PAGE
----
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Does trade matter for stock market integration?

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  • Wassim Dbouk
  • Lawrence Kryzanowski
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    Abstract

    Purpose – Most of the credit spread literature deals with the determinants of credit spread changes for individual bonds. The purpose of this paper is to investigate the explanatory power of credit spread changes and their determinants for portfolios. Design/methodology/approach – Using ordinary least squares (OLS) regressions and monthly data from 1990 to 1997, this paper tests several new potential determinants (e.g. portfolio diversification) and expectations (and realizations) for some previously identified determinants (e.g. gross domestic product (GDP)) of credit spread changes for portfolios of financials as derived from spot curves. Findings – Strong empirical support is reported that default risk and undiversified risk are priced in credit spreads. The paper finds that forecasts for GDP and inflation are better determinants of credit spread changes than the realized values previously used in the literature, which is consistent with the notion that term structures convey expectations about future interest rates. Research limitations/implications – Interesting issues for future research include the sensitivity of the results to the use of other procedures for deriving zero-coupon spot rates, and whether forecasts of macrovariables (such as GDP) are better determinants of credit spreads for other industrial categories, such as utilities and industrials. Practical implications – The findings provide guidance for the management of risk for fixed income portfolios, for the pricing of fixed income securities differentiated by the difficulties encountered in achieving well-diversified portfolios, and for assessing the performance of credit spread portfolios managed by financial institutions. Originality/value – The empirical model, which achieves substantial explanatory power while being parsimonious, is the first to support the usage of forecasts instead of realized values in determining credit spreads, and to show that undiversifiable risk is an important component of the credit spreads of portfolios.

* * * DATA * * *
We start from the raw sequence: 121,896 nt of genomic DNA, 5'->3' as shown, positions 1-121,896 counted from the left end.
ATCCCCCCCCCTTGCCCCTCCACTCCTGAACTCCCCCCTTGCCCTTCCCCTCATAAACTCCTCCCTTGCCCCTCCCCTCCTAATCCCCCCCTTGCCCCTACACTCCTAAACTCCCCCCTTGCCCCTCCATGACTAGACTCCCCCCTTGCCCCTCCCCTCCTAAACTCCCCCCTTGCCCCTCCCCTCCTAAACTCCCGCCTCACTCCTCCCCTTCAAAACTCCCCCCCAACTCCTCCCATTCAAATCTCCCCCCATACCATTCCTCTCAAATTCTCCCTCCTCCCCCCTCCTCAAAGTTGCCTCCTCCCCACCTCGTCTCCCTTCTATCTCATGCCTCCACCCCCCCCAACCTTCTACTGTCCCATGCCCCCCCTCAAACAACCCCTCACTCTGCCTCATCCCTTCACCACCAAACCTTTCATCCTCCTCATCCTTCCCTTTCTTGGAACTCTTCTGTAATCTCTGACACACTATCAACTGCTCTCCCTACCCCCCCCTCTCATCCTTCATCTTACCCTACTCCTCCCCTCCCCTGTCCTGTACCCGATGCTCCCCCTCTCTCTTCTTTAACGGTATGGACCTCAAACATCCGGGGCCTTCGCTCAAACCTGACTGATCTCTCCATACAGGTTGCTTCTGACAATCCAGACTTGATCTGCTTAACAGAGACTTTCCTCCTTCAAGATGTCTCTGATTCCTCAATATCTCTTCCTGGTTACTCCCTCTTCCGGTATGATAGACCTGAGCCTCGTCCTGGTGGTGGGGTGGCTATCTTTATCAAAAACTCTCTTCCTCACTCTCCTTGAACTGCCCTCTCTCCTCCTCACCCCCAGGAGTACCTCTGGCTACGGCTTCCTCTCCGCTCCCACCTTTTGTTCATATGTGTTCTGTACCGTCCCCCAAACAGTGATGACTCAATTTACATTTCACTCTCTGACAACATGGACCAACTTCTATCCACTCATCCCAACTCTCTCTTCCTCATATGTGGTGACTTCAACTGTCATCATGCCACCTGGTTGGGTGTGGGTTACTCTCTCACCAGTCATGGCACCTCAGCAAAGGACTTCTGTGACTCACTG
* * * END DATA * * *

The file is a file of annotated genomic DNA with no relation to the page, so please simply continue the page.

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    Bibliographic Info

    Article provided by Emerald Group Publishing in its journal Studies in Economics and Finance.

    Volume (Year): 27 (2010)
    Issue (Month): 1 (March)
    Pages: 67-82

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    Handle: RePEc:eme:sefpps:v:27:y:2010:i:1:p:67-82

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    Related research

    Keywords: Credit management; Determinants; Financial risk; Portfolio investment;

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    References

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    1. Sarig, Oded & Warga, Arthur, 1989. "Bond Price Data and Bond Market Liquidity," Journal of Financial and Quantitative Analysis, Cambridge University Press, vol. 24(03), pages 367-378, September.
    2. Long Chen & David A. Lesmond & Jason Wei, 2007. "Corporate Yield Spreads and Bond Liquidity," Journal of Finance, American Finance Association, vol. 62(1), pages 119-149, 02.
    3. Keane, Michael P & Runkle, David E, 1990. "Testing the Rationality of Price Forecasts: New Evidence from Panel Data," American Economic Review, American Economic Association, vol. 80(4), pages 714-35, September.
    4. Nelson, Charles R & Siegel, Andrew F, 1987. "Parsimonious Modeling of Yield Curves," The Journal of Business, University of Chicago Press, vol. 60(4), pages 473-89, October.
    5. Francis A. Longstaff & Sanjay Mithal & Eric Neis, 2004. "Corporate Yield Spreads: Default Risk or Liquidity? New Evidence from the Credit-Default Swap Market," NBER Working Papers 10418, National Bureau of Economic Research, Inc.
    6. Malkiel, Burton & Campbell, John & Lettau, Martin & Xu, Yexiao, 2001. "Have Individual Stocks Become More Volatile? An Empirical Exploration of Idiosyncratic Risk," Scholarly Articles 3128707, Harvard University Department of Economics.
    7. Pierre Collin-Dufresne, 2001. "The Determinants of Credit Spread Changes," Journal of Finance, American Finance Association, vol. 56(6), pages 2177-2207, December.
    8. Edwin J. Elton, 2001. "Explaining the Rate Spread on Corporate Bonds," Journal of Finance, American Finance Association, vol. 56(1), pages 247-277, 02.
    9. Dokko, Yoon & Edelstein, Robert H, 1989. "How Well Do Economists Forecast Stock Market Prices? A Study of the Livingston Surveys," American Economic Review, American Economic Association, vol. 79(4), pages 865-71, September.
    10. Merton, Robert C, 1974. "On the Pricing of Corporate Debt: The Risk Structure of Interest Rates," Journal of Finance, American Finance Association, vol. 29(2), pages 449-70, May.
    11. Campbell R. Harvey & Akhtar Siddique, 2000. "Conditional Skewness in Asset Pricing Tests," Journal of Finance, American Finance Association, vol. 55(3), pages 1263-1295, 06.
    12. Bewley, Ronald & Rees, David & Berg, Paul, 2004. "The impact of stock market volatility on corporate bond credit spreads," Mathematics and Computers in Simulation (MATCOM), Elsevier, vol. 64(3), pages 363-372.
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